Cross-section of icing (aufeis) in front of Fountain Glacier (B26)
This is an image of the same icing depicted in images 0145, 0146, 0152, 0153, 0154, 0155, 0156, 0183, 0194, and 0195. An icing is defined in the American Geologic Institute's Glossary of Geology (p. 310) as .. "A surface ice mass formed during the winter in a permafrost area by successive freezing of sheets of water that may seep from the ground, or from a spring or river." In Brown and Kupsch (1974), icings are further described as forming "from freezing of overflow water or seepages from rivers; they may extend onto land surfaces and are therefore ...called floodplain icings." Dr. Brian Moorman has carried out extensive research on this particular icing, both as part of his Ph.D. dissertation at Carleton University in Ottawa and in research he has done more recently. This work was instigated by the visit that Professor Fred Michel (Carleton University) and I made to this site at the time these photos were taken in 1991. The ridge in the left background is the outer slope of the neoglacial lateral moraine of Stagnation Glacier (B28); (see images 0085, 0143, 0145, 0151, 0166, and 0183).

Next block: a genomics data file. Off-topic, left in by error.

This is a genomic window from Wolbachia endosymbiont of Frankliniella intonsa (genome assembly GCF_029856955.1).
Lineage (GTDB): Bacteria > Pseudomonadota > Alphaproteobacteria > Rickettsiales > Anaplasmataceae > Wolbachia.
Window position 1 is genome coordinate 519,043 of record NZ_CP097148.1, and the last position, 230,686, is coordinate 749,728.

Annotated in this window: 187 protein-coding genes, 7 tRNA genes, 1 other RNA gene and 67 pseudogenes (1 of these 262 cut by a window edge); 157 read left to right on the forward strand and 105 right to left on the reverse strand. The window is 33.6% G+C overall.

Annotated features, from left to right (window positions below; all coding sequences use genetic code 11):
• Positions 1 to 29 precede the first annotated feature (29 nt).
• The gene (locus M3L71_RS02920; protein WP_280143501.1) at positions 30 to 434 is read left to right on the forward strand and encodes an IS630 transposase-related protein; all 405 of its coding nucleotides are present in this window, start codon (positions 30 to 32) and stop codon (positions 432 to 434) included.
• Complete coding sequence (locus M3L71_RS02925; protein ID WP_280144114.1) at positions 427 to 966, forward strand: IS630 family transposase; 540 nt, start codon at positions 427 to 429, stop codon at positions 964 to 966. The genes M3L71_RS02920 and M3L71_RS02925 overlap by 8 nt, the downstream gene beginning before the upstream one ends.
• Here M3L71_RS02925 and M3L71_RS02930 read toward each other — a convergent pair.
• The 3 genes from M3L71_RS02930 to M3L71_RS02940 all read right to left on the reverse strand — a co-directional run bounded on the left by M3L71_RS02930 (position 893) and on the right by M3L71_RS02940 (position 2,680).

Updated 04/05/2010 AW